But there are some things of interest and relevance to me in the story of the birth of Artemis, one of which seems to be that Leto was not a goddess to be taken lightly. Whether because of the ire of Artemis and Apollo, or because of her place as a beloved of Zeus, or her own innate divine power, the figure of Leto is one that must be properly attended to as would be any aspect of a God or Goddess. Among the Titans, Leto is one of the few who continued to receive proper honors and worship well into the Roman Age and even beyond, if one considers Leto as an aspect of the Mother Goddess, but that is a discussion for another time.

As you may have figured out by reading my site and blog, I do not believe that every mythic figure we see in the myths themselves is a unique divine figure, but in the case of Leto, as in the case of Helios, another Titan God (son of the Titan Hyperion), has to be accorded a certain level of respect and even worship because of her link to two of the most powerful forces in the Olympian pantheon, the Bringers and Healers of disease.

Leto, here, represents and embodies a facet of life, both human and animal, and in connection to her, so do Apollo and Artemis, and Artemis especially, has a reputation for harshness that is important to take note of.

Is she a figure to be feared? Yes, but in that respectful fear that one gives to anyone who has power over the very reality we live in.

Friday, September 9, 2011

Artemis, the virgin.

As with Hestia and Athena, so with Artemis. An aspect of this goddess that I know I have issues with is the notion of her virginity. I understand, of course, that this virginity can be metaphorical as well as literal, and that is usually the way I take such things, but there is a notion woven into the notion of virginity that has always bothered me, and that is one imposed more by our Judaeo-Christian culture than by the ancients, to whom virginity was a means to preserve the value of a female child, especially among the citizen classes. 

It is the idea that sex is a pollutant, that virginity is somehow pure while sex is somehow dirty that bugs me. Because I am a man, of course, the concept of virginity has always been different for me than it is for a woman in our culture. In spite of the great strides toward equality and freedom, we still teach women that it is not OK for them to be sexually free and liberated while teaching men that is exactly what they should be. Because I am also a gay man, I have not had to deal with this from the perspective of finding a potential mate either, but I have seen the effect that our culture's sexual hypocrisy has on women. The guilt, the shame, the feeling of being dirty that is imposed upon them from our culture. It shames me to see it.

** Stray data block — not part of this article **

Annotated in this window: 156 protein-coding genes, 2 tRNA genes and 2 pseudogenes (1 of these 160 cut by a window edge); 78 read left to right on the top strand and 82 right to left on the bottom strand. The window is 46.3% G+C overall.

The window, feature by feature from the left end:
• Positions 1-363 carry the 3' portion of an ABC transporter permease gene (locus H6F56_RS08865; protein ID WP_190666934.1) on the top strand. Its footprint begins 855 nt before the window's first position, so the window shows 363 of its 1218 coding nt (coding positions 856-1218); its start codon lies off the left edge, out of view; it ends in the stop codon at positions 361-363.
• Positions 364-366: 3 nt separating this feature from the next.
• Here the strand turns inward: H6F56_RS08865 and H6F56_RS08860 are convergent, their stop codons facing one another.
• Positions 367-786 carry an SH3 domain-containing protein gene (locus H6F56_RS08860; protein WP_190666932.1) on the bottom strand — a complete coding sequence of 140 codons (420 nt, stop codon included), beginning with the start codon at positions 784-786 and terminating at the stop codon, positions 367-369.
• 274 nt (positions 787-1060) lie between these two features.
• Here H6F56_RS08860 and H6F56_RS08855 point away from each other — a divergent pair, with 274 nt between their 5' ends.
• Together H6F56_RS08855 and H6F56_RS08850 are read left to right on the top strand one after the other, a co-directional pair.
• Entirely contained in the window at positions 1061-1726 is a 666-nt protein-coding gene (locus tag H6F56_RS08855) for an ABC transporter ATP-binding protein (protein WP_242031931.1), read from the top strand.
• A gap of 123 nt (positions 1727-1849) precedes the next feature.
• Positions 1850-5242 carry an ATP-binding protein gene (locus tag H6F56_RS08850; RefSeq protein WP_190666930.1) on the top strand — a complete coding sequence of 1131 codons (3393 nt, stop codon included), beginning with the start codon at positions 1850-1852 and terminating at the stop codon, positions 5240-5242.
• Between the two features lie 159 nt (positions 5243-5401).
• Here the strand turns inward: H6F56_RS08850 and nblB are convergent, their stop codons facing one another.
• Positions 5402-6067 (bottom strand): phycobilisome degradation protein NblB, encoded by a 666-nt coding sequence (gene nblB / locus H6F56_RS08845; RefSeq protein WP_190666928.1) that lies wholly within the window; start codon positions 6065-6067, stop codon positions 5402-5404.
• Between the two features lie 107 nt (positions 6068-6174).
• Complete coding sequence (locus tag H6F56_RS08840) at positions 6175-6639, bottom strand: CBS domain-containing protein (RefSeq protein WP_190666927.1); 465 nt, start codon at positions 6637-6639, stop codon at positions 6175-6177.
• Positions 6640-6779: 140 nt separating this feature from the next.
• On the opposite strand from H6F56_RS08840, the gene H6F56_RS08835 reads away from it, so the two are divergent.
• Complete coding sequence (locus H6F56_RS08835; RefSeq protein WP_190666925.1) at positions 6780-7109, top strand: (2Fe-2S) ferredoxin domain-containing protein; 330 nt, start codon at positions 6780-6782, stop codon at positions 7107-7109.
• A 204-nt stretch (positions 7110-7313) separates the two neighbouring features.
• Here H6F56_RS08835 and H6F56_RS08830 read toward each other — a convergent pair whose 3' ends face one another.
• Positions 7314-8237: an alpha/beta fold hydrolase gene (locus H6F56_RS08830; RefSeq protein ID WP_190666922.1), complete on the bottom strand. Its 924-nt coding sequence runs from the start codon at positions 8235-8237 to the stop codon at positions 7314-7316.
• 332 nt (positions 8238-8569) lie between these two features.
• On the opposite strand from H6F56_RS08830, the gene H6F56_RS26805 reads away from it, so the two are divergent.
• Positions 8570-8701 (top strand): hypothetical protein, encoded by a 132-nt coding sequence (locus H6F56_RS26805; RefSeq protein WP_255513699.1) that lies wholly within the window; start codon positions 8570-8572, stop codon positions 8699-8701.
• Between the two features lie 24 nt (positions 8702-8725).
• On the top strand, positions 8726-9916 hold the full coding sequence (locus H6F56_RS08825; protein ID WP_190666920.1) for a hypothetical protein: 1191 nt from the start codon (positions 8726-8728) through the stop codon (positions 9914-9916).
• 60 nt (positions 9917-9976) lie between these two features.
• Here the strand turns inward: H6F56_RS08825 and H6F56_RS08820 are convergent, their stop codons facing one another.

On the other hand, there is also the pressure placed on men, often by women, to be less free and to be the way they want men to be rather than what men are. I don't agree with that either. I don't think we achieve sexual equality by forcing men to chain their sexuality down, but by making it clear that all matters of sexuality are personal. That we all make choices and follow impulses based on our own mental make ups, not on social expectations, and if a man wants to be monogamous, that is his right, and if a woman wants to be polyamorous, that should be her right as well.

Now, although the haughty notion of virginity as "pure" bugs me, I think the metaphorical implications of Artemis and her virginity are very important to us as people, male or female. The virgin nature of a deity, that she is a being, whole and entire in her own right and not in need of being made whole by a mate, is a powerful message. But, psychologically, it is an almost omnipotent concept, one we should all take hold of and meditate on.

You are whole. You are entire. You are capable and well on your own. When you choose to be with someone, be it a marriage or a one night stand, it should be because you seek mutual pleasure, mutual understanding, mutual comfort and mutual companionship, not because you are lonely and need them to fill some part of you that is missing. The same can be said for anyone seeking to have children. You should have them because you want to love and raise children, not because you want to be a mother or because you have some social pressure to do so.

Understanding that her virginity is an expression of self confidence, self assuredness, self worth, is a way in which we can all learn a valuable lesson, but taking the time to truly learn that lesson, to truly take it to heart and incorporate it into your being, that can be the hard part. But totally worth it.


Wednesday, September 7, 2011

New Theme

I've set up a new Theme on, and would like feedback. Not even sure if anyone is reading it, but if you are, let me know what you think of the new look.